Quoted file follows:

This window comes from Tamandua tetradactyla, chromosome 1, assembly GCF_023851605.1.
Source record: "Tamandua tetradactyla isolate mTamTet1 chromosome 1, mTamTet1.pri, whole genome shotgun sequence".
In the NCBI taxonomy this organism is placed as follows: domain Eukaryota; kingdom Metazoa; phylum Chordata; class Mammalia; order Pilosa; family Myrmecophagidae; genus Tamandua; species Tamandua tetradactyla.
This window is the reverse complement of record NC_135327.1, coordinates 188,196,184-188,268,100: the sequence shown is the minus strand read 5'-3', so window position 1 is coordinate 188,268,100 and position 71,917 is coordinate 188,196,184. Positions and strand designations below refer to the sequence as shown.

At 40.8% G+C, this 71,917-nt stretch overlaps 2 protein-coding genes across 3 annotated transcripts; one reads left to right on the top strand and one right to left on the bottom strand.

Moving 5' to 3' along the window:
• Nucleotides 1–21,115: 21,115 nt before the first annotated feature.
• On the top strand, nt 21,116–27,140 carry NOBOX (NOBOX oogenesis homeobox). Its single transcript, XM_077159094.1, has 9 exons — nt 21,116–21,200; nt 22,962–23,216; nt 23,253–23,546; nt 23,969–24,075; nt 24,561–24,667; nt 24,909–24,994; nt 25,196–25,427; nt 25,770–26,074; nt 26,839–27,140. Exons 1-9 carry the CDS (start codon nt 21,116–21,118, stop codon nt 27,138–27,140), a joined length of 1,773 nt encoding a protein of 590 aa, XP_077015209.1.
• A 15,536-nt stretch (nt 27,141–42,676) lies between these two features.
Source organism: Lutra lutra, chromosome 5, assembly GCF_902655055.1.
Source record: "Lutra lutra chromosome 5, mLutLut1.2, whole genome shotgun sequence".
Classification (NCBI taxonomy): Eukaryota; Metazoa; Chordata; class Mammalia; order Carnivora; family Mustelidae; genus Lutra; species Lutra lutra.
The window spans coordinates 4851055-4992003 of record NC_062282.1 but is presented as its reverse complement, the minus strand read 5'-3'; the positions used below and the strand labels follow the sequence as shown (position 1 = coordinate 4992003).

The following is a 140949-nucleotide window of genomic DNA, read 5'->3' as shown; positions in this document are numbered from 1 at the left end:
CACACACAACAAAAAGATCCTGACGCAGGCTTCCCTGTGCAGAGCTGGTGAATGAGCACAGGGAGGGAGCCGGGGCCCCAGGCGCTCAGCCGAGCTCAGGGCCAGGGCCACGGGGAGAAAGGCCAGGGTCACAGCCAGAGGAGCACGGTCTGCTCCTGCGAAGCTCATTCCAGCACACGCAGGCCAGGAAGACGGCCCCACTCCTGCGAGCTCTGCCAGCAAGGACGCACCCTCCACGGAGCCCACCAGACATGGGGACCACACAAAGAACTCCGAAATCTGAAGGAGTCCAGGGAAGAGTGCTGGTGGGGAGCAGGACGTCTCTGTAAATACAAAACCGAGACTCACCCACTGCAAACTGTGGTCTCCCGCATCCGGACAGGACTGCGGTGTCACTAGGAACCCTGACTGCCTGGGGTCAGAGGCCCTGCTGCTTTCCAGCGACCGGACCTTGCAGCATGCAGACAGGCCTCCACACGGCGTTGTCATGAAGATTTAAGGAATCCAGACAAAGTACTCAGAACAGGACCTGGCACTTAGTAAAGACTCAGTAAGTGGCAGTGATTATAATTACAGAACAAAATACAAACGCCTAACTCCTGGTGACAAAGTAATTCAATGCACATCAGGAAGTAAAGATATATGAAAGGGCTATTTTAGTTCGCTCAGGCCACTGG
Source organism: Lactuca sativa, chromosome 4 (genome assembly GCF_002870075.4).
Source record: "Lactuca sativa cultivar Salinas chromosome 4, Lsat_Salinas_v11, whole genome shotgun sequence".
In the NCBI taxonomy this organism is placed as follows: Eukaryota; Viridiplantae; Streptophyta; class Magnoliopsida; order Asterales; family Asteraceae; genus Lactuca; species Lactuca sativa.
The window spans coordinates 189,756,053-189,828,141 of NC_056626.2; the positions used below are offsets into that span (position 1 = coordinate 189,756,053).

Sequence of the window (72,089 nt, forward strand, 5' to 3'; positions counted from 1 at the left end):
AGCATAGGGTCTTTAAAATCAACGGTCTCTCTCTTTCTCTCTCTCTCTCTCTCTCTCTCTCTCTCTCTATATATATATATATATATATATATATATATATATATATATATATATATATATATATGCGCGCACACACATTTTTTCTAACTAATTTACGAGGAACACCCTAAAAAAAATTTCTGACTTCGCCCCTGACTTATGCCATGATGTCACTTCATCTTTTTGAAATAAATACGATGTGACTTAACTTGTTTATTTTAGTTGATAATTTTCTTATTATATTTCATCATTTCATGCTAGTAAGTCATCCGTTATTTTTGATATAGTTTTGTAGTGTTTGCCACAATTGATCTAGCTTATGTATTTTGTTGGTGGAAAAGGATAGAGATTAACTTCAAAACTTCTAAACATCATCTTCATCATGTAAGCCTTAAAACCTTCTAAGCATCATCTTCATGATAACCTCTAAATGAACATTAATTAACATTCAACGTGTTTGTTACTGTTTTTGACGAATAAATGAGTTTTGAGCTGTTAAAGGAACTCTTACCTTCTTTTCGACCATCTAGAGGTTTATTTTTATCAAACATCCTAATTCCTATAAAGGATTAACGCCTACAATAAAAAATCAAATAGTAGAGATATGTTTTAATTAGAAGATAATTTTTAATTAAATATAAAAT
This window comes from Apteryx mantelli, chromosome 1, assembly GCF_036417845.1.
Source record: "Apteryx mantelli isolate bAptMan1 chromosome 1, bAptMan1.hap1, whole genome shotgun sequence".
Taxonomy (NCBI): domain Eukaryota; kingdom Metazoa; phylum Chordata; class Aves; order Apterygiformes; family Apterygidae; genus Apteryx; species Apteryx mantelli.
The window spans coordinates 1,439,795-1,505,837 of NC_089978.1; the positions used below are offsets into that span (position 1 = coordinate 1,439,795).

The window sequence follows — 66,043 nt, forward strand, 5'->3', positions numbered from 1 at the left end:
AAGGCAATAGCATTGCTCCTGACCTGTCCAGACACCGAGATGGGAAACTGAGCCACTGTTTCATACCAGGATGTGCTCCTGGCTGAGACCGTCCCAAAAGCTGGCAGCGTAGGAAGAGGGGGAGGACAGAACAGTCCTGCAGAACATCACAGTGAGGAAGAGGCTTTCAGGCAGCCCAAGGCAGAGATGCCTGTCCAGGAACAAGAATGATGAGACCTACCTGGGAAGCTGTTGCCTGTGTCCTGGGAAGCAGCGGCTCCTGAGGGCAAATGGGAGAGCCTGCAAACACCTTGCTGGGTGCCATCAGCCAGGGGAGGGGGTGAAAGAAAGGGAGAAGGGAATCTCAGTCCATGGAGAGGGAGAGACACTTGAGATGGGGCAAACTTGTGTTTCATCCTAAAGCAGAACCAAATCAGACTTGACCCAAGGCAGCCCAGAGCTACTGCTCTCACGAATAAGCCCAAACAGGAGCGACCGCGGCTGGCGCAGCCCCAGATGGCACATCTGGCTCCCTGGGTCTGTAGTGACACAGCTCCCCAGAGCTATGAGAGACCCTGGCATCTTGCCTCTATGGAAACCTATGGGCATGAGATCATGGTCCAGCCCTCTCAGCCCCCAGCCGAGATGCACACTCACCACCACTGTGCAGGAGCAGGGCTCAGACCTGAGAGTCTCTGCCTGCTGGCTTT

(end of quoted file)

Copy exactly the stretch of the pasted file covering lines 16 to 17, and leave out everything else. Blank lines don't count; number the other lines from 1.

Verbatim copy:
Source organism: Lactuca sativa, chromosome 4 (genome assembly GCF_002870075.4).
Source record: "Lactuca sativa cultivar Salinas chromosome 4, Lsat_Salinas_v11, whole genome shotgun sequence".